Ohio Firm To Buy Armco Unit

August 16, 1994|By Kim Clark | Kim Clark,Sun Staff Writer

Republic Engineered Steels Inc., an employee-owned steelmaker based in Massillon, Ohio, said yesterday that it would buy the long-troubled Baltimore Specialty Steels Corp. plant on East Biddle Street.

Republic declined to say how much it had agreed to pay for the local stainless steel plant, which is owned by Armco Inc. The company also declined to give details on what the purchase would mean for the approximately 40 Baltimore employees.

But Jim Harmon, who represents the United Steelworkers union members at the plant, said he was glad the plant would be sold because of indications that Republic will restore some of the 850 jobs that have been lost at the plant in the past five years.

"I think it is a good idea," Mr. Harmon said. Republic "is going to expand. We hope they will be calling back more people."

Harold V. Kelly, Republic's executive vice president, declined to predict how many people Republic would employ at the Baltimore company.

Republic plans to roll and finish stainless steel rods in Baltimore made from slabs cast at company plants in Ohio. The company said it would sell the corrosion-resistant rods and bars made in Baltimore to toolmakers, automobile plants and equipment makers.

Republic has signed a letter of intent to purchase some of the Baltimore land, buildings and equipment from Armco, but the two sides still have many details to work out, Mr. Kelly said.

Not all the assets of Baltimore Specialty Steels are included in the purchase agreement, but the company would not elaborate. The proposal must be approved by both companies' directors.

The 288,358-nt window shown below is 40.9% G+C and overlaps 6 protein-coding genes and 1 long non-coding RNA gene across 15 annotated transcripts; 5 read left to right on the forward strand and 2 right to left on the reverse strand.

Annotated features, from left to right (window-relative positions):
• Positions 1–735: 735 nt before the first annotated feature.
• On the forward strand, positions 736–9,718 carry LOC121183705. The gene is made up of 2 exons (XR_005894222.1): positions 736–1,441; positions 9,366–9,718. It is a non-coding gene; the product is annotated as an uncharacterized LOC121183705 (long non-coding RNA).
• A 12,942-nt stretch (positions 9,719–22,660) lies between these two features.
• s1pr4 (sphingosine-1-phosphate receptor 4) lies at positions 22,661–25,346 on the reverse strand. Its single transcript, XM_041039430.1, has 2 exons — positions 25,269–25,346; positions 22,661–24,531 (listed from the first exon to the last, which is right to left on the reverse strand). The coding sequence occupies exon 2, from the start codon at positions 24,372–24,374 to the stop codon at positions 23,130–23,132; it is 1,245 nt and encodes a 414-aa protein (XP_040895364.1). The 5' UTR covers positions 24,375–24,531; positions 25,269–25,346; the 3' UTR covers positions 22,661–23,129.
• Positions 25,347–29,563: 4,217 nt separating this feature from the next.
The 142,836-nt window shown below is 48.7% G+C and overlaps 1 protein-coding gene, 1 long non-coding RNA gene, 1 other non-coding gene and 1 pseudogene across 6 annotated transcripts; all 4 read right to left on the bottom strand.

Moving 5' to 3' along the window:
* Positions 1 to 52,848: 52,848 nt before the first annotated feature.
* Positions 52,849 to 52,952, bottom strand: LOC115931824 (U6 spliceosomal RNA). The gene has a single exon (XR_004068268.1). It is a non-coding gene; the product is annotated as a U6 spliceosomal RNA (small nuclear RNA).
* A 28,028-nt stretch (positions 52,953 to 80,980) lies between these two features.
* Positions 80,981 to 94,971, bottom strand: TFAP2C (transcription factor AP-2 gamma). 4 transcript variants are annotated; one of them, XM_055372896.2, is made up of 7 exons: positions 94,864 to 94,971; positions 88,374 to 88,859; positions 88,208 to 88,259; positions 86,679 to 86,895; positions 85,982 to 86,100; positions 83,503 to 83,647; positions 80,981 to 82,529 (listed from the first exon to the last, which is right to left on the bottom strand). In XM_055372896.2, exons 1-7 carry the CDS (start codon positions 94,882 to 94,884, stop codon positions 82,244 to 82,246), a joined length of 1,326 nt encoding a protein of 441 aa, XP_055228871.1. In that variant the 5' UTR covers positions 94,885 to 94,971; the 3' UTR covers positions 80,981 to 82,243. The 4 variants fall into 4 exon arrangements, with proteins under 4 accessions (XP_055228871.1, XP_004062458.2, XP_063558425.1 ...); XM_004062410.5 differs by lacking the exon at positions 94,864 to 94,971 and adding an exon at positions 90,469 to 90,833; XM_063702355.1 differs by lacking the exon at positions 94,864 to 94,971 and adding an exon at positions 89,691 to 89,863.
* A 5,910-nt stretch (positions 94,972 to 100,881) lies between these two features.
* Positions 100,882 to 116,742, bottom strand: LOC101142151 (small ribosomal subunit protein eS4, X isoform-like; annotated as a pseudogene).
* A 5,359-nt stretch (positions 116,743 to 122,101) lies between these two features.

The purchase would make Republic, which already owns two other rod-making plants, the nation's second-biggest maker of stainless steel rods, Mr. Kelly said.

It was also unclear yesterday what impact the employee-owned structure of the company would have on workers here. Republic has given ownership shares in the past to employees of acquired companies, Mr. Kelly said.

Although the Baltimore plant has lost tens of millions of dollars since 1980, and has plummeted to only about 40 workers from a high of 900 five years ago, Mr. Kelly said Republic was confident "we can operate the plant efficiently and profitably."

Armco officials did not return telephone messages asking for comment on the sale.

The Steelworkers' Mr. Harmon said that while the Baltimore plant has undergone large layoffs and reorganizations recently, it has recently moved into the black.

Yesterday's announcement came as yet another installment in the changing fortunes of the East Baltimore plant.

After almost shutting the plant because of huge losses in the mid-1980s, Armco laid off several hundred workers and restructured the plant. In 1988, the plant marked its first profitable year in eight years by building back up to almost 900 employees.

But a recession drove the plant back into the red and forced layoffs again. And in 1991, the Parsipanny, N.J.-based steelmaker announced it wanted to sell the Baltimore plant, and negotiated with Republic.

The negotiations fell apart, however. In 1992, Armco pulled its Baltimore plant off the market when it bought Cyclops Inc., which operated another stainless steel plant in Baltimore. Armco said it would operate the two local plants.

About six months ago, Armco quietly restarted negotiations over the Baltimore plant, Mr. Kelly said.

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